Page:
Bupivacaine levels have not been measured in cosmetic surgery patients to establish safety. Blood loss has been underestimated using the small volumes present in the aspirate. The proportion of wetting solution removed by liposuction has not been reliably ascertained.
To remedy these deficiencies, a prospective study was undertaken among 322 consecutive patients presenting for superwet ultrasonic liposuction and/or abdominoplasty, and other combined procedures, using infusions containing 0.05% lidocaine (liposuction) and/or 0.025% bupivacaine (abdominoplasty) with 1:500,000 epinephrine. Plasma levels of lidocaine, bupivacaine, and epinephrine were studied in a subset of 76 consecutive patients, including hourly intraoperative samples in 39 consecutive patients. Anesthetic levels were also measured in 12 consecutive patients during the 24-hour period after infusion.
The maximum lidocaine dose was 3243 mg and the maximum level was 2.10 μg/ml. The maximum bupivacaine dose was 550 mg and the maximum level was 0.81 μg/ml. No clinical toxicity was encountered. Estimated blood loss from liposuction was 217.5 cc + 187 cc/liter of aspirate (r = 0.65). Abdominoplasty added 290 cc of blood loss, on average. The mean proportion of wetting solution removed by liposuction was 9.8 percent.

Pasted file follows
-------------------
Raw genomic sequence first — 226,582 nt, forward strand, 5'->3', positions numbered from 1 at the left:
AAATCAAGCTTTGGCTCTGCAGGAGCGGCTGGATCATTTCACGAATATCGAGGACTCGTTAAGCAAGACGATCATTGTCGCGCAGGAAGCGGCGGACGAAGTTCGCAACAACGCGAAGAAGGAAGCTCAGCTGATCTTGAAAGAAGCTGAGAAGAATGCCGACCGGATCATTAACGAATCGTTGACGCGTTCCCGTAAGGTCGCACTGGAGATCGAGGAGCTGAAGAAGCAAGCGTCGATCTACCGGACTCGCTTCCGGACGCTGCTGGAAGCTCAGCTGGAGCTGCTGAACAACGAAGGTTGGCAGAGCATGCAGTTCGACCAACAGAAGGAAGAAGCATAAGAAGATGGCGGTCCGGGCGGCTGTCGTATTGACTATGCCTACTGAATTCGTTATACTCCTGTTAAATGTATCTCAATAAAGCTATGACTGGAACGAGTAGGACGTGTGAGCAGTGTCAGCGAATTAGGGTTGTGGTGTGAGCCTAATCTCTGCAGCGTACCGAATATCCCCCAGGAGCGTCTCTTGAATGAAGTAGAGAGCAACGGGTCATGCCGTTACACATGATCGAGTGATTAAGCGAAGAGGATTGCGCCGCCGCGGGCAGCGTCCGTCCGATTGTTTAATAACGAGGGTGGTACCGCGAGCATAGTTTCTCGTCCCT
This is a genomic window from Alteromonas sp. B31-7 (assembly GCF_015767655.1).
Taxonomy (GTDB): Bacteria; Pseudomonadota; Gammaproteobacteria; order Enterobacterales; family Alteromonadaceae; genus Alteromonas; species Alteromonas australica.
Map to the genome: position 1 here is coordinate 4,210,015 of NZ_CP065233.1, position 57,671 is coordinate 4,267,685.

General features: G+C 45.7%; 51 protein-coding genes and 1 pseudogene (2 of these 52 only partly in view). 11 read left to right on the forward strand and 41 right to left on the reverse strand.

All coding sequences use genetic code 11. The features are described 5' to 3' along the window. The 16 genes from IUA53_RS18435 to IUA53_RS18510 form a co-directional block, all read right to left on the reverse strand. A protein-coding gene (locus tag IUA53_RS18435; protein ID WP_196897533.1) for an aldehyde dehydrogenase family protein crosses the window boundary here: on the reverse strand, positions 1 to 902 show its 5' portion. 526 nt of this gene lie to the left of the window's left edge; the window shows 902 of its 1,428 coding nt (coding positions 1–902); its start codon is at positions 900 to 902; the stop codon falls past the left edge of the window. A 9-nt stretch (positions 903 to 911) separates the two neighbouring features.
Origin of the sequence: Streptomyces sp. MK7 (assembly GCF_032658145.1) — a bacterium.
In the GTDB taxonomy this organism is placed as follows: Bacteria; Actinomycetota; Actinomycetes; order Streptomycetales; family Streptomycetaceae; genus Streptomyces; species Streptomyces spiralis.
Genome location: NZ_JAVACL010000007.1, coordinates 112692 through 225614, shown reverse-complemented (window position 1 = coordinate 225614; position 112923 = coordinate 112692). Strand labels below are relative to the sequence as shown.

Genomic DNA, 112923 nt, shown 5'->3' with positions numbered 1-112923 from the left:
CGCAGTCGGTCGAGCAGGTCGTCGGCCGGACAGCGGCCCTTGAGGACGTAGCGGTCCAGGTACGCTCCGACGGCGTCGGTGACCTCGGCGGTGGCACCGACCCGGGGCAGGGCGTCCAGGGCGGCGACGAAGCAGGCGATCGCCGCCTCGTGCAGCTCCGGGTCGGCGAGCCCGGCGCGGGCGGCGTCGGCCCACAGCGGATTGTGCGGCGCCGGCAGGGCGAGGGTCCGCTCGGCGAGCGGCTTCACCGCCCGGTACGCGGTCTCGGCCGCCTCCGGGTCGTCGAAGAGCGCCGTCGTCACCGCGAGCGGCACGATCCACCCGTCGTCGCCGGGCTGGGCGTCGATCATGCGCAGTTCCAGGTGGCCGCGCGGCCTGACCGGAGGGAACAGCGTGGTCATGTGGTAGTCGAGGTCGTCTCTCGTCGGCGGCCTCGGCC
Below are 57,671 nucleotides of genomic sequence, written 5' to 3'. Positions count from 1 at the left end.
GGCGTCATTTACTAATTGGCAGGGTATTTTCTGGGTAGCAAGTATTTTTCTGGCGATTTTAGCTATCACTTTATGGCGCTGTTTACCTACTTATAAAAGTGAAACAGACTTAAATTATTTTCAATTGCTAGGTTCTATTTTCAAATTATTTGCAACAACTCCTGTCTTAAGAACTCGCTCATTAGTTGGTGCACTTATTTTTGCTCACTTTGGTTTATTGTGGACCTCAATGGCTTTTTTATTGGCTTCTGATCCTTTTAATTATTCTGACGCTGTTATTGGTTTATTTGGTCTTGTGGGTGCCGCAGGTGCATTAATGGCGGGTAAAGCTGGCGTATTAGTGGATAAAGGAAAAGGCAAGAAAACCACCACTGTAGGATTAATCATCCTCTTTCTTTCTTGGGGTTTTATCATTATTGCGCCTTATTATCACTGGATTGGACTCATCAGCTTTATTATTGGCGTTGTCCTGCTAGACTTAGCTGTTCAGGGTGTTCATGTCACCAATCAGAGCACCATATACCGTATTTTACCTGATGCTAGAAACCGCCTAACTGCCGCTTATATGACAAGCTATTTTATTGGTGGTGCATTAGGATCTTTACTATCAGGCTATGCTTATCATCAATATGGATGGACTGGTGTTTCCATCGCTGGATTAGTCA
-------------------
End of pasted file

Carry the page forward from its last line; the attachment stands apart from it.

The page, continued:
Bupivacaine may be safely used in cosmetic surgery. A concentration of 1:500,000 epinephrine is safe and effective when administered as part of a wetting solution that is limited to less than 5 liters. Estimated blood loss is higher than previous estimates based on lipocrits. Combination procedures are safe.
From private practice.
Received for publication February 15, 2012; accepted April 3, 2012.
Presented at the 45th Annual Meeting of the American Society for Aesthetic Plastic Surgery, in Vancouver, British Columbia, Canada, May 3 through 8, 2012.
Disclosure: The author has no financial interests to disclose. This study received no outside funding.
Eric Swanson, M.D.; 11413 Ash Street, Leawood, Kan. 66211, email@example.com